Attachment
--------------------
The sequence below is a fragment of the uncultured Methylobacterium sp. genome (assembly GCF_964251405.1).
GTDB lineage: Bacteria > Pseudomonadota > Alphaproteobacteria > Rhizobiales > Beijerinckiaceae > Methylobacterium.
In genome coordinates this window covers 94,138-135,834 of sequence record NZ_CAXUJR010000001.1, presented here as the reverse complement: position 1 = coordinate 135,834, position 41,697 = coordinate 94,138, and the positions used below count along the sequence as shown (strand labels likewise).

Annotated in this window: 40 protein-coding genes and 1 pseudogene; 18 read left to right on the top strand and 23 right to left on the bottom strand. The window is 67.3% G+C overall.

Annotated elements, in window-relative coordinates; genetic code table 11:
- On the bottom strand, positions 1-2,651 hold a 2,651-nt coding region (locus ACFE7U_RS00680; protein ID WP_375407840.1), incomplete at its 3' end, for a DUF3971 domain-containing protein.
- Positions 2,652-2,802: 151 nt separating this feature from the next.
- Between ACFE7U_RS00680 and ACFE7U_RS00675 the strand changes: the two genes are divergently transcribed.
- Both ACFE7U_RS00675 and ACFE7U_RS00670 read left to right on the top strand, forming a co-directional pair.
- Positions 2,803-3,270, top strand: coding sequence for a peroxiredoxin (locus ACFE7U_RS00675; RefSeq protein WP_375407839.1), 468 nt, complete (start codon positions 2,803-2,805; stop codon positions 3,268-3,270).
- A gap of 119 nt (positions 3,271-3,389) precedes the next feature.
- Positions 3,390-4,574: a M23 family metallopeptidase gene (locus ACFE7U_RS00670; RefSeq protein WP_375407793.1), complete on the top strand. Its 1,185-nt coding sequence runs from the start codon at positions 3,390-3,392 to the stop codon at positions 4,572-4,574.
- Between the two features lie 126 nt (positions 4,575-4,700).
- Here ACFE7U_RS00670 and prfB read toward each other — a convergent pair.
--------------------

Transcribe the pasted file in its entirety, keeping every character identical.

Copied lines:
The sequence below is a fragment of the uncultured Methylobacterium sp. genome (assembly GCF_964251405.1).
GTDB lineage: Bacteria > Pseudomonadota > Alphaproteobacteria > Rhizobiales > Beijerinckiaceae > Methylobacterium.
In genome coordinates this window covers 94,138-135,834 of sequence record NZ_CAXUJR010000001.1, presented here as the reverse complement: position 1 = coordinate 135,834, position 41,697 = coordinate 94,138, and the positions used below count along the sequence as shown (strand labels likewise).

Annotated in this window: 40 protein-coding genes and 1 pseudogene; 18 read left to right on the top strand and 23 right to left on the bottom strand. The window is 67.3% G+C overall.

Annotated elements, in window-relative coordinates; genetic code table 11:
- On the bottom strand, positions 1-2,651 hold a 2,651-nt coding region (locus ACFE7U_RS00680; protein ID WP_375407840.1), incomplete at its 3' end, for a DUF3971 domain-containing protein.
- Positions 2,652-2,802: 151 nt separating this feature from the next.
- Between ACFE7U_RS00680 and ACFE7U_RS00675 the strand changes: the two genes are divergently transcribed.
- Both ACFE7U_RS00675 and ACFE7U_RS00670 read left to right on the top strand, forming a co-directional pair.
- Positions 2,803-3,270, top strand: coding sequence for a peroxiredoxin (locus ACFE7U_RS00675; RefSeq protein WP_375407839.1), 468 nt, complete (start codon positions 2,803-2,805; stop codon positions 3,268-3,270).
- A gap of 119 nt (positions 3,271-3,389) precedes the next feature.
- Positions 3,390-4,574: a M23 family metallopeptidase gene (locus ACFE7U_RS00670; RefSeq protein WP_375407793.1), complete on the top strand. Its 1,185-nt coding sequence runs from the start codon at positions 3,390-3,392 to the stop codon at positions 4,572-4,574.
- Between the two features lie 126 nt (positions 4,575-4,700).
- Here ACFE7U_RS00670 and prfB read toward each other — a convergent pair.